TOYS AND GAMES: First Super Bowl, Mean Joe Greene, Jake McGee
With less than a week until Carolina and Denver meet in Super Bowl 50, the NFL Network aired condensed highlight shows from previous Super Bows.
No, I did not watch all of them. However, I did see the one about the first Super Bowl in 1967 between the Packers and the Chiefs. A couple of things struck me as funny.
While I remember being excited about the game as a kid, others weren’t. Empty seats could be seen everywhere at the L.A. Memorial Coliseum. Shoot, the game wasn’t even called the Super Bowl back then, rather the AFL-NFL World Championship Game.
The players went all out because those on the winning team earned $15,000. Of course the game was a lot different, which could be seen in the style of play. The legal hits taking place in that game resembled what would now be a 15-yard penalty highlight film complete with targeting, piling on and clotheslining.
I also read an article about the first Super Bowl in Sunday’s Atlanta Journal-Constitution. A picture of Len Dawson at halftime of that game accompanied the story. The Chiefs quarterback is captured sitting in a metal chair sucking on a cigarette. A bottle of soda pop rests on the floor between his feet. You could almost read Dawson’s mind: “One more half of football before selling Frigidaires until training camp.”
Flash forward to Sunday at Meneta San Jose Airport where Cam Newton and his teammates arrived. The Panthers quarterback is rocking $850 Versace Barocco Accent Print Jeans.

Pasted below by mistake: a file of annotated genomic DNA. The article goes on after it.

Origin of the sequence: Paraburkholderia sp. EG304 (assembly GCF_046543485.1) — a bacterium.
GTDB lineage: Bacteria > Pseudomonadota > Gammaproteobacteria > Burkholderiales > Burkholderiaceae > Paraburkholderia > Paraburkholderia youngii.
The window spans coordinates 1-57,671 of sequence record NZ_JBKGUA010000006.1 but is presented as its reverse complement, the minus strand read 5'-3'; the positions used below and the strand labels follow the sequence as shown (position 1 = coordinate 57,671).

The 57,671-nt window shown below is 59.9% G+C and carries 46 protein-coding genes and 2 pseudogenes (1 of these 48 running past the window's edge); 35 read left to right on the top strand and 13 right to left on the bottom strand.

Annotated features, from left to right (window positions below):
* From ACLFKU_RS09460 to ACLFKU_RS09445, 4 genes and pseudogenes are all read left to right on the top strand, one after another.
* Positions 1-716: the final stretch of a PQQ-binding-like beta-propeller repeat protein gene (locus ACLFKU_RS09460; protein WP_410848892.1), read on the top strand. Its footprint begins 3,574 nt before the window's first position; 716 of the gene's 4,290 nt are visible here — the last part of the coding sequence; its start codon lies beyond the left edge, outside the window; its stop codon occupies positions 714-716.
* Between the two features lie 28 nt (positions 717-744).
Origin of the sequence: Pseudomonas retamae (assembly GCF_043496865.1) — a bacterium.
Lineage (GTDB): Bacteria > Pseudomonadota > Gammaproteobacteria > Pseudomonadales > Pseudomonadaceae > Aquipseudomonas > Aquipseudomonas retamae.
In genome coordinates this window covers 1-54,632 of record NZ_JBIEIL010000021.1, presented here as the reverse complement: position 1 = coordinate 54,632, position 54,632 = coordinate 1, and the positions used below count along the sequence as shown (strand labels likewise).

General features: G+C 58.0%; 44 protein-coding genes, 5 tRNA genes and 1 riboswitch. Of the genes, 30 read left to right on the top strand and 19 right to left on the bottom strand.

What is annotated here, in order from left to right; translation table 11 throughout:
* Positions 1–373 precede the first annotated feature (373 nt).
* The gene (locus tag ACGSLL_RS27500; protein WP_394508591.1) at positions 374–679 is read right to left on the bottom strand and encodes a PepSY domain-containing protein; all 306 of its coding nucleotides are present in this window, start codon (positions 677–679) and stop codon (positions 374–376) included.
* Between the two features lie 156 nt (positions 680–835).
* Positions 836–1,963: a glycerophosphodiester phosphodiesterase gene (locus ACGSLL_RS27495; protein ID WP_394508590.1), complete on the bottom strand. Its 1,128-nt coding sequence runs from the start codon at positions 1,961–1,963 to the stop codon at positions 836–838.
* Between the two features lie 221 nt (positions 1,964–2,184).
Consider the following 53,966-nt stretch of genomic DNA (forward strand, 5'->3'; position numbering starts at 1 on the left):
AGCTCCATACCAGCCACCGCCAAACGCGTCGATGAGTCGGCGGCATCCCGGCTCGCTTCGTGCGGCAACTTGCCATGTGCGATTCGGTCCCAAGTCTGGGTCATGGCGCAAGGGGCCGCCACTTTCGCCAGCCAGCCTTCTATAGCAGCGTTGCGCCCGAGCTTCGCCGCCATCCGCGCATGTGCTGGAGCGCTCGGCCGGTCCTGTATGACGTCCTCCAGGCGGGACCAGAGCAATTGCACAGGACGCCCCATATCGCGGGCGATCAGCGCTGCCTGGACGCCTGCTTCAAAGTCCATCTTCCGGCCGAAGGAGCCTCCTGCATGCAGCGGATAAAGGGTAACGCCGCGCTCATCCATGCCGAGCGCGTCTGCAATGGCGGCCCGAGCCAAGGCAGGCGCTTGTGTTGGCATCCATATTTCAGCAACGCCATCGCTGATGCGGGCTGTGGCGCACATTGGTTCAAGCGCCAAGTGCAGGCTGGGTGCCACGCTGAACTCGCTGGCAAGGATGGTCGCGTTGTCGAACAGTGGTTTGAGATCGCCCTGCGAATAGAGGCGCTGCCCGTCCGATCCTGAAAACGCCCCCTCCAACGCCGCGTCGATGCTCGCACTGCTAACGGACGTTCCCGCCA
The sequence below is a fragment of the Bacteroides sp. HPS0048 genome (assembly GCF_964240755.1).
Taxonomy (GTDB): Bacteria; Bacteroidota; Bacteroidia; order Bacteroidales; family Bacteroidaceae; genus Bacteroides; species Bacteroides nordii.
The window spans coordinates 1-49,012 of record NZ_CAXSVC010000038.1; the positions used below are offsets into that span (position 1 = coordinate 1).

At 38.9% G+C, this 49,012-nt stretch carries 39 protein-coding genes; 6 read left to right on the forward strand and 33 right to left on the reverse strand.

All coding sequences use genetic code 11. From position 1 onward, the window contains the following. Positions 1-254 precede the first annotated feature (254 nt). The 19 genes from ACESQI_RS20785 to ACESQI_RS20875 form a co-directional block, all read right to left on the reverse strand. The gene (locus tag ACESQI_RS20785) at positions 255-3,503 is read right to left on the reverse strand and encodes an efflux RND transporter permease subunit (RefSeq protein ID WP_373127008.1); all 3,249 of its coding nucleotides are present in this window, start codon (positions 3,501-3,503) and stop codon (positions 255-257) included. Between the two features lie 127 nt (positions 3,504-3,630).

Times have changed.
Remember the great “Mean” Joe Greene Coca-Cola commercial where the Steelers great tosses his jersey to a 9-year-old fan after the kid gave him a Coke? Turns out it’s been 40 years since that ad ran. Tuesday night at 8 p.m. ET a video of the pair getting reunited will air on CBS via a Super Bowl’s Greatest Commercials 2016 special. Greene and the now grown-up kid, Tommy Okon, meet at Apogee Stadium in Denton, Texas and reminisce about filming the commercial. The Clio Award-winning commercial actually debuted in October 1979 and aired again during Super Bowl XIV in 1980.
Sorry to see left-hander Jake McGee get traded to the Rockies in the deal that brought outfielder Corey Dickerson to the Rays. I spend a lot of time in the Rays clubhouse, which makes for a lot of conversations about things other than baseball. I get to know some players better than others and Jake became one of my favorites. I’ve seen him grow from a kid who just signed out of high school into one of the best relievers in baseball. I wish him well with the Rockies.